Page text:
The Return of iPod Booting.)
Connect the external drive and then restart your computer while holding down the option key. Use the arrow keys to select the external drive in the Startup Manager screen that appears. Hopefully, the problem drive will mount as a secondary disk and you can copy data from it. If it doesn’t, launch Disk Utility (/Applications/Utilities), select the drive (provided it’s listed), and click on the Mount button.
No luck? You may be able to save files through data-recovery software. Prosoft Engineering’s $100
Data Rescue II
) can locate and recover files on a damaged drive, even when the drive itself is beyond repair. The process can take a while and it may or may not work, depending upon the nature of the damage, but it’s worth a shot.
Test your drive
It’s time to determine the cause of your problems—and whether you can solve them.
Self-Monitoring Analysis and Reporting Technology (SMART) keeps tabs on a hard drive (primarily media problems), and most current drives support it. To check a drive’s SMART status, launch Disk Utility. Select the drive (not one of the partitioned volumes listed underneath), and look for its SMART status at the bottom of the window. A Verified status means that the drive passed its SMART tests. Not Supported indicates that your drive does not permit SMART testing. An About To Fail message is a sign that it’s time to get a new drive.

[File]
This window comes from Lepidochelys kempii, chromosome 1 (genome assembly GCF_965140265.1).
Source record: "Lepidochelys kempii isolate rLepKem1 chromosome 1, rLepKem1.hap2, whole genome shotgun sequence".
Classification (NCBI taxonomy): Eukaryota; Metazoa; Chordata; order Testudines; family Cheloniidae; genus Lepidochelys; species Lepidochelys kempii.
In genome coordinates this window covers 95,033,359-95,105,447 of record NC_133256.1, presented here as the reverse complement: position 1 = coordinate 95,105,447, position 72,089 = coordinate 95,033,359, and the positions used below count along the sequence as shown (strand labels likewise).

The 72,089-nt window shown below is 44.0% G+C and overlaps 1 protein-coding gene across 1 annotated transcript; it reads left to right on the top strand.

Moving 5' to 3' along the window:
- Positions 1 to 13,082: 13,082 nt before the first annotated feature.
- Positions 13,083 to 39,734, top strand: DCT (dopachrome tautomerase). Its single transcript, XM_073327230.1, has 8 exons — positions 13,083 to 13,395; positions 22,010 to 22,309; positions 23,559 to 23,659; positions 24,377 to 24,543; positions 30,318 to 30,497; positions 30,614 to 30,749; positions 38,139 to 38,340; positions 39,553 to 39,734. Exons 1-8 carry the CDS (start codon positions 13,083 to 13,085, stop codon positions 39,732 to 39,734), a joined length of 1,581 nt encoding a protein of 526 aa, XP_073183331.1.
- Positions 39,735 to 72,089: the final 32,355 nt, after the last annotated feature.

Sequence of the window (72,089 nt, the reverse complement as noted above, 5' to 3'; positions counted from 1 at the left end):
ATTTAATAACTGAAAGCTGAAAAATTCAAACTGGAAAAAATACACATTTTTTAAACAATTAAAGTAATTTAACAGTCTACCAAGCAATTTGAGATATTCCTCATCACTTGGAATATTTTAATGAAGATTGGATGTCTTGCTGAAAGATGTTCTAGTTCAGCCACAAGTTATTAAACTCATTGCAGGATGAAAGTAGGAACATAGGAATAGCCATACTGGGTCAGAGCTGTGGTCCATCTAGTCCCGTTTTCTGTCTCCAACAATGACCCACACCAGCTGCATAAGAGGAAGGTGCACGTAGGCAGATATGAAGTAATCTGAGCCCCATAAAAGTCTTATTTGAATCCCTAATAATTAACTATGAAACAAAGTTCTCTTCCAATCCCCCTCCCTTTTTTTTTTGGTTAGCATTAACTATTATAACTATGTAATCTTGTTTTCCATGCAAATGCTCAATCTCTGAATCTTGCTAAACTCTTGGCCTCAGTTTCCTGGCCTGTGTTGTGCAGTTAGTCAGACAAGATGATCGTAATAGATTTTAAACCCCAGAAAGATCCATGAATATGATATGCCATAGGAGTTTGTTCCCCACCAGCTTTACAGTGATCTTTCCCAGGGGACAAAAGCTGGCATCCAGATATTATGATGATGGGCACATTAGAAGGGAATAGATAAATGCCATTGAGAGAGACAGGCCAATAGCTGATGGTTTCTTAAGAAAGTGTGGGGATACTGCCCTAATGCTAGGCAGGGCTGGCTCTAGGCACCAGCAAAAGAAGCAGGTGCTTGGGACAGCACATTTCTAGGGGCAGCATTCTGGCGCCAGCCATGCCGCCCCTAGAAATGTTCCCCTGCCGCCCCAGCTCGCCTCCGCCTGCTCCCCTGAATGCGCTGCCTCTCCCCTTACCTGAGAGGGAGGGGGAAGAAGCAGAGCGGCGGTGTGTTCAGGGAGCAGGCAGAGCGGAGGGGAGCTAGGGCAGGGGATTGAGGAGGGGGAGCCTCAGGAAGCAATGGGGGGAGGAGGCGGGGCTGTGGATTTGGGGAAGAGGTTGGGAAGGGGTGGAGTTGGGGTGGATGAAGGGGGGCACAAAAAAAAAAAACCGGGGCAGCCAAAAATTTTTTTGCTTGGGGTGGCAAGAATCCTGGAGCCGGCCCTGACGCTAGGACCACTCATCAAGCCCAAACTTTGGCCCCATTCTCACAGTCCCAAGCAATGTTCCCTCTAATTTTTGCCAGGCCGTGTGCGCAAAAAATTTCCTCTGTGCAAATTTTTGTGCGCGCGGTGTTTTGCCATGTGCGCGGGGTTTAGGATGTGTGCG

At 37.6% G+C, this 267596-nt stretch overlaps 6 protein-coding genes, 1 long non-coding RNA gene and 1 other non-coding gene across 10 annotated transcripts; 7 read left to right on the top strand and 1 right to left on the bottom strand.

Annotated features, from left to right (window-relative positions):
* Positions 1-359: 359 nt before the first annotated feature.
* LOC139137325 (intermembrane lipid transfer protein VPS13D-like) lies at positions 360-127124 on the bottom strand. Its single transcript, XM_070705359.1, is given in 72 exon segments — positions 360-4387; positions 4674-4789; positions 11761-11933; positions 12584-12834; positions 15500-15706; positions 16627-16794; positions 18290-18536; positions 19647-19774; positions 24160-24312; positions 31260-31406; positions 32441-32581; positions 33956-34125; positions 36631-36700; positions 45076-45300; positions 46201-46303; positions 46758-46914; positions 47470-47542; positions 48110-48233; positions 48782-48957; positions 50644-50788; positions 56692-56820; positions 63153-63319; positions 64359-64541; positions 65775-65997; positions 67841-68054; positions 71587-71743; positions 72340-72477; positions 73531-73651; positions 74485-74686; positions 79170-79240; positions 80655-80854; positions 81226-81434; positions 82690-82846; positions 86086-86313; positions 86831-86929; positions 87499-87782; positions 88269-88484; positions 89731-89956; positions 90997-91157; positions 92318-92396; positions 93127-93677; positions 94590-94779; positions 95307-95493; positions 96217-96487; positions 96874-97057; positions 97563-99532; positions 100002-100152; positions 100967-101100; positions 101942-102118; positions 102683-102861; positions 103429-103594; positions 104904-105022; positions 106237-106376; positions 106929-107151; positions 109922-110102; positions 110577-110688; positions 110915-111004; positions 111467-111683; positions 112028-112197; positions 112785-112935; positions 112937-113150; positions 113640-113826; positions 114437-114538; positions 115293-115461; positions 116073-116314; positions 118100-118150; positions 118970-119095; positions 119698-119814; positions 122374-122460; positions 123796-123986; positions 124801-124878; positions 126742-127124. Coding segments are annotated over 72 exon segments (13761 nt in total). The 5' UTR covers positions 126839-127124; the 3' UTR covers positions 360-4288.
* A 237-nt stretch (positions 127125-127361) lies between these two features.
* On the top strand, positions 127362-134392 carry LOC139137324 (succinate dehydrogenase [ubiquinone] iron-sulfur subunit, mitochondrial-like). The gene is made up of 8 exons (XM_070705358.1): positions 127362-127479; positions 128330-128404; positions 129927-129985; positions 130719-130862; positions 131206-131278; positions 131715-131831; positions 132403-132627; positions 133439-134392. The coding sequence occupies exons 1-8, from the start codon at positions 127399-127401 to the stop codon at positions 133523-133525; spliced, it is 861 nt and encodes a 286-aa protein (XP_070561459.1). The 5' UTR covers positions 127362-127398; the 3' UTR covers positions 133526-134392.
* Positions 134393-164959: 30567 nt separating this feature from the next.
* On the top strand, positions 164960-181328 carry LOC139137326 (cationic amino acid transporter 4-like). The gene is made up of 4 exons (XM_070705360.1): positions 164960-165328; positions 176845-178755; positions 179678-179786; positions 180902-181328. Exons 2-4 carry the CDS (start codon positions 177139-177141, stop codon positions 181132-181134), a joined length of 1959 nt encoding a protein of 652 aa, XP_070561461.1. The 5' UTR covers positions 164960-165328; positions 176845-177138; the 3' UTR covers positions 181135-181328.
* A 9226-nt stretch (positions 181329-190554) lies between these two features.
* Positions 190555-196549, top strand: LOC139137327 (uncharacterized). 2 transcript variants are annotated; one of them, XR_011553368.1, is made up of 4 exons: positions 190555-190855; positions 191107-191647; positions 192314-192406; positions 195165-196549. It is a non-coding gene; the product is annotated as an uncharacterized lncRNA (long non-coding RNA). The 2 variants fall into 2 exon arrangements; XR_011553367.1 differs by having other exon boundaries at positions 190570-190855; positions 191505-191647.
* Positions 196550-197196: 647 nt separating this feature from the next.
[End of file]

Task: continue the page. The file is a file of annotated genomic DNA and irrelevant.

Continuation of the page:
Run Apple Hardware Test
This test can check for problems with various hardware components, including your drive. How you access this software varies on different Macs. For recent models, insert the Mac OS X install disc, restart, and hold down the option key (on PowerPC Macs) or the D key (on Intel Macs). Click on the Apple Hardware Test icon when it appears. In the Hardware Tests tab, click on Quick Test (PowerPC) or Test (Intel). Unless the test reports a problem with storage, your drive is probably fine.
Try TechTool Pro
TechTool Pro 4.5.1
can also check for hardware problems, including bad blocks. (
Check compatibility information.) Select Tests from the toolbar and then click on the Drives tab. Click on the Show Drive Tests disclosure triangle to reveal the different tests, and select Surface Scan from the list. This test can find and report the number of bad blocks on a drive, but it can’t repair them. If the utility finds bad blocks, your drive might be on the way out (for more on this, continue on to “Diagnosis: Hardware Failure”).
Repair the software
If your problem drive passes these hardware tests, it probably has a corrupt directory rather than physical damage. Try Disk Utility’s First Aid or an application such as Alsoft’s $80
). (At press time, DiskWarrior wasn’t compatible with Intel Macs.)